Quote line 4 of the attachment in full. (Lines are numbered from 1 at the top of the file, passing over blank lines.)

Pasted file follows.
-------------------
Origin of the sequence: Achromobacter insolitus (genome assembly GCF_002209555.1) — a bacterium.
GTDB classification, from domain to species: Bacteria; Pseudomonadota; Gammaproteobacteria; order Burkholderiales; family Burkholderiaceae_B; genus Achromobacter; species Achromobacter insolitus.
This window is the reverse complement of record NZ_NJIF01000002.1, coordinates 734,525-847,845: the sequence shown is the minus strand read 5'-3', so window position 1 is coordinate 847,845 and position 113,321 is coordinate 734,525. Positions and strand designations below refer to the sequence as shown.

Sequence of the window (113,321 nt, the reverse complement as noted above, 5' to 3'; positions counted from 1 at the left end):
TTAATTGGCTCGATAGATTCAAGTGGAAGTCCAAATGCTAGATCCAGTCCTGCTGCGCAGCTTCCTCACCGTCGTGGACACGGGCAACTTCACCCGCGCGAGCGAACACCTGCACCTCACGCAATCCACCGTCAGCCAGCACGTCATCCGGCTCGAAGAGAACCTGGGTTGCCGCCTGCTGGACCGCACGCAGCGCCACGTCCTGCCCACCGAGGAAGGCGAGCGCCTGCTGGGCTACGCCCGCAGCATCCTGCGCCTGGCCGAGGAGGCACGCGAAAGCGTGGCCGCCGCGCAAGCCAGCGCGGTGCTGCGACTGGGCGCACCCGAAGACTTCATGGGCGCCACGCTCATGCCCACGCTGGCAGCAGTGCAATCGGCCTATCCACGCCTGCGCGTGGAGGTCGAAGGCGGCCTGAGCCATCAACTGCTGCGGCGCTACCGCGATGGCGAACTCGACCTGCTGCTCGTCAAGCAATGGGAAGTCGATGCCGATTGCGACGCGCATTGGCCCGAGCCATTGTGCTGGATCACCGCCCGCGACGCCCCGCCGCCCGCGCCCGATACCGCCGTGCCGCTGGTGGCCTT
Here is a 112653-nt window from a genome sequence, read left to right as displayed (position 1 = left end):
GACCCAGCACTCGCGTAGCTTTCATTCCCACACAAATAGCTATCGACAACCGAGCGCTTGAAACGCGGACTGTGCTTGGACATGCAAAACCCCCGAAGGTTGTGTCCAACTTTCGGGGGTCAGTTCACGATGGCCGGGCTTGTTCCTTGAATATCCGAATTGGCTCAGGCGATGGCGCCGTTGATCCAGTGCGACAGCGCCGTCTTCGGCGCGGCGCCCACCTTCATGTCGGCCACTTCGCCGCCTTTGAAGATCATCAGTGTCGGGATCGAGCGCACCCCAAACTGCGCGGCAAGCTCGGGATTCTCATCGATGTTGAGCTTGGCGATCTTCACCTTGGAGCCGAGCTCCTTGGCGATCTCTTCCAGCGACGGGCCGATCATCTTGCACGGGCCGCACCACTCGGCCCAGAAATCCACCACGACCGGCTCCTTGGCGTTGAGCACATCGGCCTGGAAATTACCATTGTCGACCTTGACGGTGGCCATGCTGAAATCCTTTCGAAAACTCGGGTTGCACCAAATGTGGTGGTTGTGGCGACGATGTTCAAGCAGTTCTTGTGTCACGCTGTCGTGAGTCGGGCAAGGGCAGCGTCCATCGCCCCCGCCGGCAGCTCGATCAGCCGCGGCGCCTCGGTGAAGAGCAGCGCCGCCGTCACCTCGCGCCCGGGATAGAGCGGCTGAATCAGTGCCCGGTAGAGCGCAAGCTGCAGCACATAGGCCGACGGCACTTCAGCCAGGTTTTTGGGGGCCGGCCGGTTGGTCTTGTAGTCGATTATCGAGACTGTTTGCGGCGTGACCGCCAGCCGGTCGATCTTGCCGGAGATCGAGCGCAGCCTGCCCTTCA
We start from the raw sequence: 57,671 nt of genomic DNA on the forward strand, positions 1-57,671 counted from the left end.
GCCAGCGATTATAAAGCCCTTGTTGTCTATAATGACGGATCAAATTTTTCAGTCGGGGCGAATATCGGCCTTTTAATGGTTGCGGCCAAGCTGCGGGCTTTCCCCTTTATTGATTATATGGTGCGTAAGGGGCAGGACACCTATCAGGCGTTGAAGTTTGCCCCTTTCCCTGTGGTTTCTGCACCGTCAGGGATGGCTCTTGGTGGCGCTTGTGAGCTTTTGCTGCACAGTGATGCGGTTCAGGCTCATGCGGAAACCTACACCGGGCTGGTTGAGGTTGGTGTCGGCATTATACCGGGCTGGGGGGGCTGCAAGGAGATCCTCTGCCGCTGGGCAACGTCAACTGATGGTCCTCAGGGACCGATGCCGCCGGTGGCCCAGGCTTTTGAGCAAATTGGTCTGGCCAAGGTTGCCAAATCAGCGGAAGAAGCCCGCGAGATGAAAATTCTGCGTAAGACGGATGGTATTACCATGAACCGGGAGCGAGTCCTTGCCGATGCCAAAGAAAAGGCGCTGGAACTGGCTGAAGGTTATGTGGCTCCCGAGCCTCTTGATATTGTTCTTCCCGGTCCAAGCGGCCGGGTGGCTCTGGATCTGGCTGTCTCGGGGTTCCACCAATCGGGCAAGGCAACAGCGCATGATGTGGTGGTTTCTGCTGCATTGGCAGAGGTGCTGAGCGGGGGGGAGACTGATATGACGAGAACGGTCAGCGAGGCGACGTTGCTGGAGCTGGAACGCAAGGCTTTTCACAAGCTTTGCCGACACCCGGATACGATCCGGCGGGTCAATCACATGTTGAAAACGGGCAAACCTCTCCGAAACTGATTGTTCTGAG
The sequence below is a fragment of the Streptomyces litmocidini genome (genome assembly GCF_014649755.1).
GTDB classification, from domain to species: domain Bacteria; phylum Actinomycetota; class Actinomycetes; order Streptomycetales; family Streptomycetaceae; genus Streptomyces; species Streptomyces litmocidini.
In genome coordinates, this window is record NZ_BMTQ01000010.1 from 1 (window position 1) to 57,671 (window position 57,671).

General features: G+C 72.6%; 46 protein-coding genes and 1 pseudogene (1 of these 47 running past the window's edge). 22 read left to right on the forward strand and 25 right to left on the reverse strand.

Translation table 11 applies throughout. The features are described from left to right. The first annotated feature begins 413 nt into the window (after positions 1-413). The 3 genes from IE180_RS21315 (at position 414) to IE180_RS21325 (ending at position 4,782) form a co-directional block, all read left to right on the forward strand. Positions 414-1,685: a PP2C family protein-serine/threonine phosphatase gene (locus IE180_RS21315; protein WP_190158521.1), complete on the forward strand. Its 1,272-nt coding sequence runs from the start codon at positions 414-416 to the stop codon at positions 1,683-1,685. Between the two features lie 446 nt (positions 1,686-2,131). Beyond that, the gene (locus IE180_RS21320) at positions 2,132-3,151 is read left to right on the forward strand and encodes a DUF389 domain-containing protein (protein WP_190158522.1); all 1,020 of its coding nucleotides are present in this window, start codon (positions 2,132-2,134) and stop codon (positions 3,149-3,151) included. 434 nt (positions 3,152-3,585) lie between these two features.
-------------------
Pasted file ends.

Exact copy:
Sequence of the window (113,321 nt, the reverse complement as noted above, 5' to 3'; positions counted from 1 at the left end):